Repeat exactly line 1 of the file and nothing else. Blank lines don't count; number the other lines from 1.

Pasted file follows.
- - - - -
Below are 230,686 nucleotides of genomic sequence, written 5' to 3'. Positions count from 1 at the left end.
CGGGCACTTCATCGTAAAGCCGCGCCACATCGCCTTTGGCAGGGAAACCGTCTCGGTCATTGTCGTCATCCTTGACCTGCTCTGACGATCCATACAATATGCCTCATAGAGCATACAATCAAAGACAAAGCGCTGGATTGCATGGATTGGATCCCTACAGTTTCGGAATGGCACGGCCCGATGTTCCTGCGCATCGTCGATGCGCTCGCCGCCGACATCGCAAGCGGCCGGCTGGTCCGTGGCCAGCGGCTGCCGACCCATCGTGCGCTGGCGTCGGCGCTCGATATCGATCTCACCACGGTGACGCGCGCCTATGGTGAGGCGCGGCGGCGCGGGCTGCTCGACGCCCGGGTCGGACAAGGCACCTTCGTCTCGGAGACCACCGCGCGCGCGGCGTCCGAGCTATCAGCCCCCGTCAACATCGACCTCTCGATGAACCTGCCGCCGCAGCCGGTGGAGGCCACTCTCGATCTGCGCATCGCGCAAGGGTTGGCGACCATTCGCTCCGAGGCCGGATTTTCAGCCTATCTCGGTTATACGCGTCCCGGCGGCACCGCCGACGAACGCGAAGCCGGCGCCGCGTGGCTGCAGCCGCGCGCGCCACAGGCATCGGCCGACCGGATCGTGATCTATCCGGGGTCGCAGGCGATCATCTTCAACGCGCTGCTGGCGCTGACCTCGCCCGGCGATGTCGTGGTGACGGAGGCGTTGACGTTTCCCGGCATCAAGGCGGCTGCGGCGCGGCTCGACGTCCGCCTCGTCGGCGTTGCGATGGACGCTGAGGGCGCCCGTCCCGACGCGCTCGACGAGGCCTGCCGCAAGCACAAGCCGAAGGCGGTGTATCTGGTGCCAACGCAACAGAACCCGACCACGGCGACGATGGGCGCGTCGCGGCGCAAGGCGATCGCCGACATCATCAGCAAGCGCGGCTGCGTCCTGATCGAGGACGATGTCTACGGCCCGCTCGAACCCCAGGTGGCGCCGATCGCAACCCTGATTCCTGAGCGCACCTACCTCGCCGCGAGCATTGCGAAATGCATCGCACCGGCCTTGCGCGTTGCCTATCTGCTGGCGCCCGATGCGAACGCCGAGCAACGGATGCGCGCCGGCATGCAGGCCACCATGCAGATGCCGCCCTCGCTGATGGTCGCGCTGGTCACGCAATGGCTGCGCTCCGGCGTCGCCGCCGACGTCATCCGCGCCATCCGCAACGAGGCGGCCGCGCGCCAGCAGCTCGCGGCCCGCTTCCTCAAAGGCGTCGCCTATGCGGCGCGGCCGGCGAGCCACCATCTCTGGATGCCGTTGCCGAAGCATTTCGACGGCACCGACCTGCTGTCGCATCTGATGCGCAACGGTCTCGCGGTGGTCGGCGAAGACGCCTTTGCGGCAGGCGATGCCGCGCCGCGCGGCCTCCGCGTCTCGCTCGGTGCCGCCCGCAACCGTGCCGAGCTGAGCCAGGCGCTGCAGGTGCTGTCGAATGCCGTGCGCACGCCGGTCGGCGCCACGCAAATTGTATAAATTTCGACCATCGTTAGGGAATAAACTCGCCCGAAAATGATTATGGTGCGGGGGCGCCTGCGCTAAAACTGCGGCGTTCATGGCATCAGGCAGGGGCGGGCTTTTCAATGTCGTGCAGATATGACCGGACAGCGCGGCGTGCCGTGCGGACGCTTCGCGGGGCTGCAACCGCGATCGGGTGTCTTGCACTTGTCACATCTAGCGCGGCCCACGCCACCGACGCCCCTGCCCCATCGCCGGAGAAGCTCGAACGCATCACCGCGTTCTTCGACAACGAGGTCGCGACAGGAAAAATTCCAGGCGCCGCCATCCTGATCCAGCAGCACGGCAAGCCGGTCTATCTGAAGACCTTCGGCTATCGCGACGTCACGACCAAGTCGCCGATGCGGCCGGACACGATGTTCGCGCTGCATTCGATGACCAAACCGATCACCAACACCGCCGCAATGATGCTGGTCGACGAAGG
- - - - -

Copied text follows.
Below are 230,686 nucleotides of genomic sequence, written 5' to 3'. Positions count from 1 at the left end.